CHT Peace Accord anniversary today
News Desk || risingbd.com
The 26th anniversary of Chittagong Hill Tracts (CHT) Peace Accord is today (Friday).
The accord was signed on December 2 in 1997 between the government and the Parbatya Chattogram Jana Sanghati Samiti (PCJSS) during the first tenure of Prime Minister Sheikh Hasina, ending bloody conflicts in three hill districts.
The then Jatiya Sangsad (JS) Chief Whip Abul Hasnat Abdullah signed the agreement on behalf of the government while Joritindra Bodhipriyo Larma (Santu Larma) on behalf of PCJSS.
President Mohammed Shahabuddin and Prime Minister Sheikh Hasina have issued separate messages marking the completion of 26 years of the signing of the historic agreement.
Both the President and the Prime Minister greeted all people in the Chattogram hill districts on the occasion of completion of 26 years of the covenant.
In his message, the President called upon everyone to contribute more to the overall development of the country, including the hill districts.
The head of the state recalled that the historic CHT Peace Accord was signed between the CHT Affairs National Committee and the PCJSS on December 2, 1997 at the initiative of Prime Minister Sheikh Hasina, ending long-standing conflicts.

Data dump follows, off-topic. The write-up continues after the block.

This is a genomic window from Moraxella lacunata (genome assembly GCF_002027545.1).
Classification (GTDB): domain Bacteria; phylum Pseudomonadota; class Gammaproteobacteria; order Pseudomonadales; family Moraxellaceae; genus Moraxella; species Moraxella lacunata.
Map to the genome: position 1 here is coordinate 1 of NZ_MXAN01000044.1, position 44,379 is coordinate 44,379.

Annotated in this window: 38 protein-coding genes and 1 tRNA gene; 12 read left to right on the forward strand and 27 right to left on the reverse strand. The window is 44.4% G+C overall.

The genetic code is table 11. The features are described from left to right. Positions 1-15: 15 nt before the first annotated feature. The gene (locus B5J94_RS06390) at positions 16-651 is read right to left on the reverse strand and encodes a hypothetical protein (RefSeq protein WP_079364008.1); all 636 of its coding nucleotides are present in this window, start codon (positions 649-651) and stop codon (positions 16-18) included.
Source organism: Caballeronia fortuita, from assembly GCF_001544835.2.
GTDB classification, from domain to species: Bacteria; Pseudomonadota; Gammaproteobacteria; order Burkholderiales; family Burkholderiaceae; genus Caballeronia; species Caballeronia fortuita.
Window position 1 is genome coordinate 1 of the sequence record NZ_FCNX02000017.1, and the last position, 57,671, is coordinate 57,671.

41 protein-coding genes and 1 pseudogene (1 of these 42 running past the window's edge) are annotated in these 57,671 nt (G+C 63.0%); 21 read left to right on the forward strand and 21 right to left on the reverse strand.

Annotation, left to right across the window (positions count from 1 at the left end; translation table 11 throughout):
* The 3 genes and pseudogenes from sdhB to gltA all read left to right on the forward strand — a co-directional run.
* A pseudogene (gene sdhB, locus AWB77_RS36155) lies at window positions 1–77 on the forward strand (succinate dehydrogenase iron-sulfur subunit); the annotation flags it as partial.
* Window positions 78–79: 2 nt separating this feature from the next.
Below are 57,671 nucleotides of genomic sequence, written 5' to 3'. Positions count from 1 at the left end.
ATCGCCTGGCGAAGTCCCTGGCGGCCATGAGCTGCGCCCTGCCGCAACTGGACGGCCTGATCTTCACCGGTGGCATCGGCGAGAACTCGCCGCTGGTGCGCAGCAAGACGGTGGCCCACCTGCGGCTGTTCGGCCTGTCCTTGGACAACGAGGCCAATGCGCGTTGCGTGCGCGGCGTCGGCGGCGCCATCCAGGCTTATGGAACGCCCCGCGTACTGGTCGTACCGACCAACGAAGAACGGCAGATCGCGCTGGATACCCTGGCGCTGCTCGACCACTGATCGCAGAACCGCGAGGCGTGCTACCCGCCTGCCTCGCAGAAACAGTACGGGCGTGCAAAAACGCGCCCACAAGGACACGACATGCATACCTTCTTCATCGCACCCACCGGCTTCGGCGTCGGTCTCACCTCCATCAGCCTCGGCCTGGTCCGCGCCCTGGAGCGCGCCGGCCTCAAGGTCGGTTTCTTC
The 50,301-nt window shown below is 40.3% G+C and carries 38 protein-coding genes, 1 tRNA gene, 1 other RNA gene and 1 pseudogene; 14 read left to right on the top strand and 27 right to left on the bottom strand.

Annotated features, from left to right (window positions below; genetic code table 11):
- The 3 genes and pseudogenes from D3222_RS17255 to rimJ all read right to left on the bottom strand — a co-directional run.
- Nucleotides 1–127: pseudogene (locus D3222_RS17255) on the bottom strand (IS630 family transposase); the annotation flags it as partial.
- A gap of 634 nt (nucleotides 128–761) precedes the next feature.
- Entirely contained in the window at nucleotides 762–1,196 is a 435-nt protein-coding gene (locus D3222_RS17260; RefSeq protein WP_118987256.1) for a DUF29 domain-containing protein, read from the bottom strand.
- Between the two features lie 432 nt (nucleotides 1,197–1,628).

The President added that the signing of the peace accord at the initiatives of Prime Minister Sheikh Hasina will be memorable for peaceful settlement of disputes.
He hoped that CHT will move forward in development and progress in the continuation of the peace accord.
In her message, Prime Minister Sheikh Hasina greeted the countrymen, specially the people of the three hill districts, on the occasion of the completion of 26 years of the historic agreement.
The Prime Minister sought cooperation from all for full implementation of the CHT peace accord and thus building a prosperous, happy and peaceful 'Sonar Bangla' of Father of the Nation Bangabandhu Sheikh Mujibur Rahman through socio-economic development of the hill regions.
The Prime Minister said the post-1975 undemocratic governments (after the assassination of Bangabandhu) had created divisions between the Bangalee and the hill people for their self-interest instead of maintaining social stability there.
Killings, tortures and injustice, grabbing of land and wealth and misuse of the state resources had made the region more unstable, she added.